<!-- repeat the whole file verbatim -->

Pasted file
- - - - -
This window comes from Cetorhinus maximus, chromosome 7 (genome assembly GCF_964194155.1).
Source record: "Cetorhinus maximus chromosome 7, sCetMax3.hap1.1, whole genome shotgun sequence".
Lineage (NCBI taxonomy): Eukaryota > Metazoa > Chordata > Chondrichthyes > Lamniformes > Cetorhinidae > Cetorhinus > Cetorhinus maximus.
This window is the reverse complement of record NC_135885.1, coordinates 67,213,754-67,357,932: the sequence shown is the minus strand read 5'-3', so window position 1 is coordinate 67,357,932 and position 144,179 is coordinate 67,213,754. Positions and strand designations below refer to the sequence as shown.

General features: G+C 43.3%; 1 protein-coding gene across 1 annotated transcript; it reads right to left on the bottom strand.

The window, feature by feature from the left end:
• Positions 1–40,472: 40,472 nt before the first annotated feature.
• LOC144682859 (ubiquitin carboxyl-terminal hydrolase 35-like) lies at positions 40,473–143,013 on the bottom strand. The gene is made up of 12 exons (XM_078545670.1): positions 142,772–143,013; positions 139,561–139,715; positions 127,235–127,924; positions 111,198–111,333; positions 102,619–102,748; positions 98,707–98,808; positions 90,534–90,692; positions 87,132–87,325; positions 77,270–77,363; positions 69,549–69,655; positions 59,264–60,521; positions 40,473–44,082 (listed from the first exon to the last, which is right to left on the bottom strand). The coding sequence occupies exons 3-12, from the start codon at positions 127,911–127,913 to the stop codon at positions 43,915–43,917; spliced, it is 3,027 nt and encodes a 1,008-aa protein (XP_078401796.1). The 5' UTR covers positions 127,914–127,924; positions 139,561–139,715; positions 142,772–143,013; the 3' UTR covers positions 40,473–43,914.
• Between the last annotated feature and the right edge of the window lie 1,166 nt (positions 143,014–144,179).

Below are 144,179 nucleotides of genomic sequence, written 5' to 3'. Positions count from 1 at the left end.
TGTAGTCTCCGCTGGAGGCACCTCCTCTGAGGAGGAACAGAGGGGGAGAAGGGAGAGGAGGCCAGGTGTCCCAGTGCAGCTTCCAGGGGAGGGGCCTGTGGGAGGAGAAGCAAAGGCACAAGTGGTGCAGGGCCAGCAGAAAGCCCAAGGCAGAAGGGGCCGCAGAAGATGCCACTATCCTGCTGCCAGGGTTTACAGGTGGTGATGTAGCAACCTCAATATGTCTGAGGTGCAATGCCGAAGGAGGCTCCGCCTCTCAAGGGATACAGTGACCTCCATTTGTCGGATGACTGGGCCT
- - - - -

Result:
This window comes from Cetorhinus maximus, chromosome 7 (genome assembly GCF_964194155.1).
Source record: "Cetorhinus maximus chromosome 7, sCetMax3.hap1.1, whole genome shotgun sequence".
Lineage (NCBI taxonomy): Eukaryota > Metazoa > Chordata > Chondrichthyes > Lamniformes > Cetorhinidae > Cetorhinus > Cetorhinus maximus.
This window is the reverse complement of record NC_135885.1, coordinates 67,213,754-67,357,932: the sequence shown is the minus strand read 5'-3', so window position 1 is coordinate 67,357,932 and position 144,179 is coordinate 67,213,754. Positions and strand designations below refer to the sequence as shown.

General features: G+C 43.3%; 1 protein-coding gene across 1 annotated transcript; it reads right to left on the bottom strand.

The window, feature by feature from the left end:
• Positions 1–40,472: 40,472 nt before the first annotated feature.
• LOC144682859 (ubiquitin carboxyl-terminal hydrolase 35-like) lies at positions 40,473–143,013 on the bottom strand. The gene is made up of 12 exons (XM_078545670.1): positions 142,772–143,013; positions 139,561–139,715; positions 127,235–127,924; positions 111,198–111,333; positions 102,619–102,748; positions 98,707–98,808; positions 90,534–90,692; positions 87,132–87,325; positions 77,270–77,363; positions 69,549–69,655; positions 59,264–60,521; positions 40,473–44,082 (listed from the first exon to the last, which is right to left on the bottom strand). The coding sequence occupies exons 3-12, from the start codon at positions 127,911–127,913 to the stop codon at positions 43,915–43,917; spliced, it is 3,027 nt and encodes a 1,008-aa protein (XP_078401796.1). The 5' UTR covers positions 127,914–127,924; positions 139,561–139,715; positions 142,772–143,013; the 3' UTR covers positions 40,473–43,914.
• Between the last annotated feature and the right edge of the window lie 1,166 nt (positions 143,014–144,179).

Below are 144,179 nucleotides of genomic sequence, written 5' to 3'. Positions count from 1 at the left end.
TGTAGTCTCCGCTGGAGGCACCTCCTCTGAGGAGGAACAGAGGGGGAGAAGGGAGAGGAGGCCAGGTGTCCCAGTGCAGCTTCCAGGGGAGGGGCCTGTGGGAGGAGAAGCAAAGGCACAAGTGGTGCAGGGCCAGCAGAAAGCCCAAGGCAGAAGGGGCCGCAGAAGATGCCACTATCCTGCTGCCAGGGTTTACAGGTGGTGATGTAGCAACCTCAATATGTCTGAGGTGCAATGCCGAAGGAGGCTCCGCCTCTCAAGGGATACAGTGACCTCCATTTGTCGGATGACTGGGCCT